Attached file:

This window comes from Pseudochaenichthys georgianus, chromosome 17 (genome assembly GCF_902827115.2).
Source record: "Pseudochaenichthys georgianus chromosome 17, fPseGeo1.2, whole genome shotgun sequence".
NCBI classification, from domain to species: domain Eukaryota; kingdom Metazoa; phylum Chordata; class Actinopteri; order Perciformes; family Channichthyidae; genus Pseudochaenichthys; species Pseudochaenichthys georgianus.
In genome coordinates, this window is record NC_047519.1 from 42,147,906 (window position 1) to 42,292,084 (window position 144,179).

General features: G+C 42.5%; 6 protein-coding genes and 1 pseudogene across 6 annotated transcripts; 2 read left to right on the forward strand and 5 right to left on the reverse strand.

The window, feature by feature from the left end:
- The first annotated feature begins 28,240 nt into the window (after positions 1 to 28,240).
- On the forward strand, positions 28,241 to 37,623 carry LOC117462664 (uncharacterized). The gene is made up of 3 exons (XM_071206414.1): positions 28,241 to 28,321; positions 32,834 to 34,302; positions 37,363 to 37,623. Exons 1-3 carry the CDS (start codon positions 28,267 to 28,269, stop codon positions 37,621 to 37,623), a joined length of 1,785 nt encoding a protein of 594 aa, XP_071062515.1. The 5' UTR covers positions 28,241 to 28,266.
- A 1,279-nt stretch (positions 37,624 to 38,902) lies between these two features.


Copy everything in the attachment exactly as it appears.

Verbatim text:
This window comes from Pseudochaenichthys georgianus, chromosome 17 (genome assembly GCF_902827115.2).
Source record: "Pseudochaenichthys georgianus chromosome 17, fPseGeo1.2, whole genome shotgun sequence".
NCBI classification, from domain to species: domain Eukaryota; kingdom Metazoa; phylum Chordata; class Actinopteri; order Perciformes; family Channichthyidae; genus Pseudochaenichthys; species Pseudochaenichthys georgianus.
In genome coordinates, this window is record NC_047519.1 from 42,147,906 (window position 1) to 42,292,084 (window position 144,179).

General features: G+C 42.5%; 6 protein-coding genes and 1 pseudogene across 6 annotated transcripts; 2 read left to right on the forward strand and 5 right to left on the reverse strand.

The window, feature by feature from the left end:
- The first annotated feature begins 28,240 nt into the window (after positions 1 to 28,240).
- On the forward strand, positions 28,241 to 37,623 carry LOC117462664 (uncharacterized). The gene is made up of 3 exons (XM_071206414.1): positions 28,241 to 28,321; positions 32,834 to 34,302; positions 37,363 to 37,623. Exons 1-3 carry the CDS (start codon positions 28,267 to 28,269, stop codon positions 37,621 to 37,623), a joined length of 1,785 nt encoding a protein of 594 aa, XP_071062515.1. The 5' UTR covers positions 28,241 to 28,266.
- A 1,279-nt stretch (positions 37,624 to 38,902) lies between these two features.